Procrastination hit me hard and all I could do was pray. I was speaking the next day and I wasn’t prepared! Will I be able to pull it off?
January is that time of year when many of us gather up the reins of our lives and point them in new directions. As we do so, sometimes things like impatience and fear can stiffen our spiritual joints. We “lock up” in hopes of forcing our lives to go a certain way, or we brace ourselves in fear that it won’t.
Are We Trying to Pack in Too Much?
After I finally arrived at the sanctuary pew, and got the children settled, a sweet, teenage girl quietly slipped in the pew behind me and informed me of my predicament. If I could have crawled under the pew and slithered out, I would have. There was no option but to laugh it off and make the necessary adjustments.
Stir Up One Another
Last week I was invited to speak to the Hillsborough county Deaf and Hard of Hearing staff to kick off their school year. There are several teachers and interpreters (many of them were there to hear my speech) who have helped shape me into the person I am today.
With gratitude, I present to you a piece of my speech:
In fact, this was Satan’s goal—to destroy his relationship with God and tempt Job into the trap of sin. All Satan cares about is his own gain. He fell, and he wants to take as many with him as he can. His desire to have the power of God is what caused him to fall from heaven in the first place (Isaiah 14).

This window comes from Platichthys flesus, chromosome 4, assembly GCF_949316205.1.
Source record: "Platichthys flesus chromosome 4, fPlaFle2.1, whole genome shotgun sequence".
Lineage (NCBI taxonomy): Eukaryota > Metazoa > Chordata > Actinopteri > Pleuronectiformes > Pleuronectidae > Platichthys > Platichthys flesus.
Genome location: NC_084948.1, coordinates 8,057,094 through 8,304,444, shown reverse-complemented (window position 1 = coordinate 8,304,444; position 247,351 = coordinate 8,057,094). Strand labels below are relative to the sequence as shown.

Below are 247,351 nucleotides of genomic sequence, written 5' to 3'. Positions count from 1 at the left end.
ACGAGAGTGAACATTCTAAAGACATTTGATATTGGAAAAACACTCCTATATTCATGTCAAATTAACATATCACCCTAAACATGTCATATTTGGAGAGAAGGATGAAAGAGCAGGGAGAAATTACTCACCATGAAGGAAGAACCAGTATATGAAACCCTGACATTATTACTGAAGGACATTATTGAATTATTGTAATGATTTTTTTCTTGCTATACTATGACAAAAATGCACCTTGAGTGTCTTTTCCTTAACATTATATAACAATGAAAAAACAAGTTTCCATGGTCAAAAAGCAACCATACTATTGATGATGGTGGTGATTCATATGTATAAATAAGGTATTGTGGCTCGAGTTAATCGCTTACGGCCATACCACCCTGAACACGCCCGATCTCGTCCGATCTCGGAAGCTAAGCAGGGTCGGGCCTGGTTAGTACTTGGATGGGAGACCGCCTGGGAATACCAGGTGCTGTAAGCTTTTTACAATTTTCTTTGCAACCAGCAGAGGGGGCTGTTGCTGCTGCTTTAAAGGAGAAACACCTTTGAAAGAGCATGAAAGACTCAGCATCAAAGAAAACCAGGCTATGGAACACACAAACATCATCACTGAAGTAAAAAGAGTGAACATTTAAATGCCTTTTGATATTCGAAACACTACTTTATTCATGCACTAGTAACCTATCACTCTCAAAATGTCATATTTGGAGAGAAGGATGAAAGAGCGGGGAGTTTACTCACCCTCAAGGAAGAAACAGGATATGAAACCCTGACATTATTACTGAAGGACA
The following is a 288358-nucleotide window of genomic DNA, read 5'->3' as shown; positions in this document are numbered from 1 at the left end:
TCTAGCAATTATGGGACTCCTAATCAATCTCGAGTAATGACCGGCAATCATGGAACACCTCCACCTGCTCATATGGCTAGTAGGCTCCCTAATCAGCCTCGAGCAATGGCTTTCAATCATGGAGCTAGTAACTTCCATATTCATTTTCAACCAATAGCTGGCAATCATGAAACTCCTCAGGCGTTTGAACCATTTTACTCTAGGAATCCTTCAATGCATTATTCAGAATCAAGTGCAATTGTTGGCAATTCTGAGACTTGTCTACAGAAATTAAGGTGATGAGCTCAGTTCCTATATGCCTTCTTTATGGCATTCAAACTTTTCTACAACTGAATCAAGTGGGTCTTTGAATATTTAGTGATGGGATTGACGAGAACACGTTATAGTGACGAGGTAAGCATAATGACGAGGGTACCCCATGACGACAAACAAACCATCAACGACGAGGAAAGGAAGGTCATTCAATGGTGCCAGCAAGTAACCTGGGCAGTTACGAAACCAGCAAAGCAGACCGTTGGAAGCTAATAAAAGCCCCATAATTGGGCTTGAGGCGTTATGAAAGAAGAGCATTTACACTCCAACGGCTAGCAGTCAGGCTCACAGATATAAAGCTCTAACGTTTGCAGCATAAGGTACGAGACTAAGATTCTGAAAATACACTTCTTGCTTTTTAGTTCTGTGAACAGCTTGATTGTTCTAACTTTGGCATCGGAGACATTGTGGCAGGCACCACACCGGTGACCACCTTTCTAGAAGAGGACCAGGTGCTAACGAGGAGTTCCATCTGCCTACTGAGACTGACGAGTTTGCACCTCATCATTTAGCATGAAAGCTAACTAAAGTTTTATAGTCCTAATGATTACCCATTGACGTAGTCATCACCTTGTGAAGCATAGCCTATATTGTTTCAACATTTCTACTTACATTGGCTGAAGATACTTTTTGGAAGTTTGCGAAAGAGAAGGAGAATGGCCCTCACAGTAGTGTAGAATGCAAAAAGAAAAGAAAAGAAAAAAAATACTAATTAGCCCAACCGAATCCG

Despite Satan’s attempts to thwart Job from pursuing God, Job remained faithful and continued to worship his Maker: “Then Job arose and tore his robe and shaved his head and fell on the ground and worshiped. And he said, “Naked I came from my mother's womb, and naked shall I return. The Lord gave, and the Lord has taken away; blessed be the name of the Lord.”
Hunger: a word of countless meanings, holding great power in good and bad ways. Hunger: something I faced last week, while so many all over the world experience this every day. No food. No water. Starvation.
Recently, due to complications of my disorder, Riboflavin Transporter Deficiency (RTD), my doctor ordered me to only take in nutrition through abnormal means. As a result, I became very hungry and longed to eat regularly again. I struggled with this unpleasant, though temporary, change. Due to my hunger and stress over the situation, I felt like falling over.
I walked into the deaf and hard-of-hearing (DHH) classroom on a day like any other. Yet this day was different—a sense of discomfort washed over me. I felt like an outsider; I couldn’t figure out why.
Maybe it was because of the way my hands looked. I could not sign like the rest of the kids. My skin color also stood out. One day at lunch, my classmates signed to me that I was pale, white and different.
“We are chocolate milk but you are white milk,” they taunted me with their words.
“Where in the world are we going?” my deceitful wife pressed.
I turned to her, enraged, “What! How am I supposed to know? This is ALL YOUR FAULT, EVE! You got us kicked out of our--”A deafening growl erupted behind me.
Petrified, I whipped around to see an enormous creature crouching low. A bush veiling its face, all I could see was its poise to attack. Inching back, I strained to recognize the beast that I had named.